|24 September 1999|
Redevelopment at Jade Stadium will continue now that an alternative venue has been found for cricket at times of clashes with rugby.
Jade Stadium Ltds development plans were halted briefly in its tracks when cricket authorities reported difficulties in the use of the stadium with a clash of dates over several months at the end of the cricket season.
The Christchurch City Council confirmed on Thursday that the $40 million redevelopment of Jade Stadium for rugby and cricket, and also decided to "continue to co-operate with Canterbury Cricket in the development of the Village Green as an alternative first-class cricket facility, to provide a better venue for provincial cricket, and to relieve pressure on Jade Stadium at critical parts of the season."
Cr David Close said the estimated cost of the development of the Village Green at Queen Elizabeth 11 for cricket was $3.9 million.
That included car parking, a perimeter fence around the playing area, another fence to enclose the spectator area and a pavilion for players, officials, and the media.
Cr Close said the field at the Green was good and there was not reason why Shell Trophy could not be played there.
Between 3000 and 4000 spectators could be seated at the ground.
The Council expected Canterbury Cricket to pay a fair rental for the use of the ground and the upkeep of the wicket, although the Council would develop the ground in the same way it had met the costs of developing other sports fields.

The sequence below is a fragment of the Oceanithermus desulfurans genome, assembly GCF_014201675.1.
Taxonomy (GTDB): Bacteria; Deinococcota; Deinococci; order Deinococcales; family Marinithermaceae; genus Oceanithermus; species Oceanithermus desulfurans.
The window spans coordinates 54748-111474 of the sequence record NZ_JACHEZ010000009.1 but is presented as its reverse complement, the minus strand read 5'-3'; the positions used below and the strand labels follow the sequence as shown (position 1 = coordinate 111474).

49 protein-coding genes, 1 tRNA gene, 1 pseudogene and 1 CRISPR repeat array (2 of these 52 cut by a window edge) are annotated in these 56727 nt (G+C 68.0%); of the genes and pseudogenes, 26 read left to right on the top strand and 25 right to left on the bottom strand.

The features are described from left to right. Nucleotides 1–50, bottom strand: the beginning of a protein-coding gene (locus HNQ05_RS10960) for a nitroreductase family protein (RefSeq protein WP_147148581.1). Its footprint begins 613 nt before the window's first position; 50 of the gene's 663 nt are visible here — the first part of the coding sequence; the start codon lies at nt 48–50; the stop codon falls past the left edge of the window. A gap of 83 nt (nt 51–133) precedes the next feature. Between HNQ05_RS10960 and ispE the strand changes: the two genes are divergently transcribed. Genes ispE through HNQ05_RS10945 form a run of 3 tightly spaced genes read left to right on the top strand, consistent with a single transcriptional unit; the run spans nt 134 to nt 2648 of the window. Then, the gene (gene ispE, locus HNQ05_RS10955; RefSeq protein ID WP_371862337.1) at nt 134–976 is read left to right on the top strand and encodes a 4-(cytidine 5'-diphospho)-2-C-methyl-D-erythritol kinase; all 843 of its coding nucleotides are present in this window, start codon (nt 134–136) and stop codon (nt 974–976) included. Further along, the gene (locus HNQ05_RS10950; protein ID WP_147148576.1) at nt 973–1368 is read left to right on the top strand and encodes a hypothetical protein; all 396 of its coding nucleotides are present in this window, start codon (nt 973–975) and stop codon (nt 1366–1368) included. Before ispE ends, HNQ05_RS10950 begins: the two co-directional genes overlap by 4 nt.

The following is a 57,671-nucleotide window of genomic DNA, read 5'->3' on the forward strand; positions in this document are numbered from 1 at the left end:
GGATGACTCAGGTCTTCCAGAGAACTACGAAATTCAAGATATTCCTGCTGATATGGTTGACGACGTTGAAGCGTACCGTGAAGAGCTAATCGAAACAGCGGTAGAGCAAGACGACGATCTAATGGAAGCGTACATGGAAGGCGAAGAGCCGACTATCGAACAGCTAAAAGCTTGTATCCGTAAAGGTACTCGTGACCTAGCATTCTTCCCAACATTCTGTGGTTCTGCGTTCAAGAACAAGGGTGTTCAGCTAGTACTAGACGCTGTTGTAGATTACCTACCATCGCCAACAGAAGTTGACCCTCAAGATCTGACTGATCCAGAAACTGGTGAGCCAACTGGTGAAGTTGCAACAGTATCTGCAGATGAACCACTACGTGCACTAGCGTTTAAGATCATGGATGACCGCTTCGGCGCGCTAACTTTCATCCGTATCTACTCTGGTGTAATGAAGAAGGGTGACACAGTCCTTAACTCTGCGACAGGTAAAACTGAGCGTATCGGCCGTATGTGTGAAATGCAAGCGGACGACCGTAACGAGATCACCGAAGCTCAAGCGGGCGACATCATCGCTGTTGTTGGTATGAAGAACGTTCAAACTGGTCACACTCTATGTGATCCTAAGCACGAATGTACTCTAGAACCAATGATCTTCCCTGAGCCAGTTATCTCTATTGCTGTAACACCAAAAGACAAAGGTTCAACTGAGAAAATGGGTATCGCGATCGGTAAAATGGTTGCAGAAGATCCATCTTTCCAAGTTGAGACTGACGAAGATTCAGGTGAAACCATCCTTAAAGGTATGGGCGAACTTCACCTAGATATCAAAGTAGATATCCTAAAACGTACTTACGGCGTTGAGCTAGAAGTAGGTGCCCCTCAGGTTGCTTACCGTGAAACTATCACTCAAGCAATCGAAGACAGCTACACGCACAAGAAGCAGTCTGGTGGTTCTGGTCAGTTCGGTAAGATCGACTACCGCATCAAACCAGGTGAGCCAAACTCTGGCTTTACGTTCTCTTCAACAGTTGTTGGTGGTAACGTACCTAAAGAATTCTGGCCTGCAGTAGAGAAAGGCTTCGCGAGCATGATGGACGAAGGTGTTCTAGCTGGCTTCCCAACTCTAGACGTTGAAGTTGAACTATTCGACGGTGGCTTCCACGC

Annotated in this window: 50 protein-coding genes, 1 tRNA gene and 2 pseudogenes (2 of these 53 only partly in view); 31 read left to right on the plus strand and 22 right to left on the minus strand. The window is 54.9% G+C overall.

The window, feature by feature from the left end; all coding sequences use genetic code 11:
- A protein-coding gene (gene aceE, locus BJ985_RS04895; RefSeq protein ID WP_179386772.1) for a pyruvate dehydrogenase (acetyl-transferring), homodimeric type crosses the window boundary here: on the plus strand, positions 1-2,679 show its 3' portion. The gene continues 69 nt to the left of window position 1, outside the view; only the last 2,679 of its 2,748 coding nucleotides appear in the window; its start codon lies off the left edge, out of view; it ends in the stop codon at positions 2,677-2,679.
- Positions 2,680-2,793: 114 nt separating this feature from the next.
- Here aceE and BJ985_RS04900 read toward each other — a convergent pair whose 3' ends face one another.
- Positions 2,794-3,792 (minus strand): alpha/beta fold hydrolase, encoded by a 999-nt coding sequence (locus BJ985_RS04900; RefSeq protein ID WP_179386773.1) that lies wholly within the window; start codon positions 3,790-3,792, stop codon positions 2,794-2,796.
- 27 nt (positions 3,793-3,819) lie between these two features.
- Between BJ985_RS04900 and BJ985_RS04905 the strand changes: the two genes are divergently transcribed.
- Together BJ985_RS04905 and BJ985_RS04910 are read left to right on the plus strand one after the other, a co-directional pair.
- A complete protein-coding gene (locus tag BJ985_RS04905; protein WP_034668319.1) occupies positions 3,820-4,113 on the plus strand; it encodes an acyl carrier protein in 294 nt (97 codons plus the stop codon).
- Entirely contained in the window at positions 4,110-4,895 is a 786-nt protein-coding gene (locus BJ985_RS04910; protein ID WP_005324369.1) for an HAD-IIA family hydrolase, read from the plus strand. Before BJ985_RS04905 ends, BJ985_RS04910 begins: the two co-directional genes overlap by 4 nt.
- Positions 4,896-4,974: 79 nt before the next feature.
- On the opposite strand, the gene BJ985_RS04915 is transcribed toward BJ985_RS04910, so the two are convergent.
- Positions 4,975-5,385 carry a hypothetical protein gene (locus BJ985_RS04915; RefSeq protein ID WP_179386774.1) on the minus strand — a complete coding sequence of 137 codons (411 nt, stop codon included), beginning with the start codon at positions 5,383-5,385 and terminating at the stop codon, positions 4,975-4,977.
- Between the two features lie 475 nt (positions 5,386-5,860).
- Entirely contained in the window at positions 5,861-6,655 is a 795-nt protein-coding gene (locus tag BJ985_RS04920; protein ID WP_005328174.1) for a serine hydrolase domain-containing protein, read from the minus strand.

Cr Close said correspondence and comment from the cricket authorities implied an expectation that the Council would meet the cost of a full development of the Village Green. "It must be made clear that that expectation is quite unrealistic," Cr Close said.
The size of Christchurchs population was such that it was uneconomic to provide separate international facilities for both rugby and cricket, he said.
"Indeed, the removal of major cricket matches from Jade Stadium could jeopardise the redevelopment which has been proposed," he said.
"However, the demands of professional rugby, and especially the Super 12 competition, make it difficult to avoid conflict between the codes during the closing period of the cricket season and the opening of the rugby season," Cr Close said.